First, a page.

The response to COVID-19 proved that the federal government is far more capable of managing the economy than many people thought. What happens now that Bidenomics faces rising headwinds?
Discussion in the United States about secular stagnation, a long-term tendency toward weak business investment and slow growth, has mostly focused on wealthy countries. But slowing growth around the world cannot be explained as the sign of economic “maturity.”
In Freedom from the Market, Mike Konczal turns to a usable American past to explain how we can build a society free from want and market dependence.
The Trump administration appears ready to invoke the Defense Production Act to speed manufacture of essential goods like face masks. What if we didn’t have to resort to the analog of war?
Economists Posner and Weyl’s book Radical Markets attempts to make sense of the current moment and propose a way out, but their unorthodox proposals come up short.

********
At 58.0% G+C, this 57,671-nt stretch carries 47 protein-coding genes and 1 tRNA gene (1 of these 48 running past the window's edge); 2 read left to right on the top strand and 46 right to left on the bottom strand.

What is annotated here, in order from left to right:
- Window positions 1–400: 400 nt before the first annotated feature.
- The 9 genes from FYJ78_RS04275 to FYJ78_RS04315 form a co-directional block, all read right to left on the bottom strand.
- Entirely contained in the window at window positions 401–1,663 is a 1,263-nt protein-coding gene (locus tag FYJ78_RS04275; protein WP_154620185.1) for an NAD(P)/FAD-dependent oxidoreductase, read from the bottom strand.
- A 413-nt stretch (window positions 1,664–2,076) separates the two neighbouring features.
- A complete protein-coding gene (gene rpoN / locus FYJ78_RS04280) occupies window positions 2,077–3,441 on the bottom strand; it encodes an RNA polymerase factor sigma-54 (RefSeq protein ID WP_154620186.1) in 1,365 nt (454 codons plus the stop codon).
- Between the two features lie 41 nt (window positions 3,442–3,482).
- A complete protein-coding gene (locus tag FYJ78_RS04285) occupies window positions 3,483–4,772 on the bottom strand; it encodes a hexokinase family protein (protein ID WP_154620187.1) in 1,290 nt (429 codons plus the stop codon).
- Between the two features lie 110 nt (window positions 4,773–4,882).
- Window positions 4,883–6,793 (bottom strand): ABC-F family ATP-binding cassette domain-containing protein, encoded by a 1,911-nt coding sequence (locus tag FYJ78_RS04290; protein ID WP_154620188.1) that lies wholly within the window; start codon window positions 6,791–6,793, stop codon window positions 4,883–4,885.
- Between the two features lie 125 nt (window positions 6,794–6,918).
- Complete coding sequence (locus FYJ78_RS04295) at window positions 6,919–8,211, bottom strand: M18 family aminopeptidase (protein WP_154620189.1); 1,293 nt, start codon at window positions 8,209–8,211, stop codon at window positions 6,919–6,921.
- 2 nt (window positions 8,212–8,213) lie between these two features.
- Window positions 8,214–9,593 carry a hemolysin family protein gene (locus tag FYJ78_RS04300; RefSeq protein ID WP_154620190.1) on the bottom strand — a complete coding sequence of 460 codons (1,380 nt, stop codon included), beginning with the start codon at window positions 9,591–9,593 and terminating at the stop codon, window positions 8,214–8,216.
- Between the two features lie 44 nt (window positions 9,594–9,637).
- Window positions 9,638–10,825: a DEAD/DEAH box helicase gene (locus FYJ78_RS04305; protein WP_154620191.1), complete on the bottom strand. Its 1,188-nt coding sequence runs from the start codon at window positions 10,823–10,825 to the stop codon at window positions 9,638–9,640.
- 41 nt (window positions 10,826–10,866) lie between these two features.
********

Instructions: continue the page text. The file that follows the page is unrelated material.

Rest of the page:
If there’s one thing worth taking away from the White House report on socialism, it’s that economics is a political argument, not just a technical exercise.
Heather Ann Thompson, author of Blood in the Water: The Attica Prison Uprising of 1971 and Its Legacy, discusses the uprising and the current wave of prison strikes.
An interview with Christopher Phelps, co-author with Howard Brick of Radicals in America: The U.S. Left since the Second World War.
The popular 2014 film Pride neatly dramatizes how queer–labor solidarity during the miners’ strike pushed back against Margaret Thatcher’s combination of social conservatism and market nihilism.
“The owl of Minerva,” Hegel famously wrote, “flies only at dusk”: historical events can be theoretically comprehended only in retrospect. Is this the case with neoliberalism? A term ubiquitous in the academy but scarcely used outside it, the concept is difficult to define with precision. Two recent books attempt to describe neoliberalism’s historical origins and explore its current political implications.
I’m sometimes asked if Florida is in the South. Well, it’s a big state, I’ll usually say, and regional boundaries are never well defined. This summer, though, the headlines suggested some new reasons to answer the question in the affirmative. …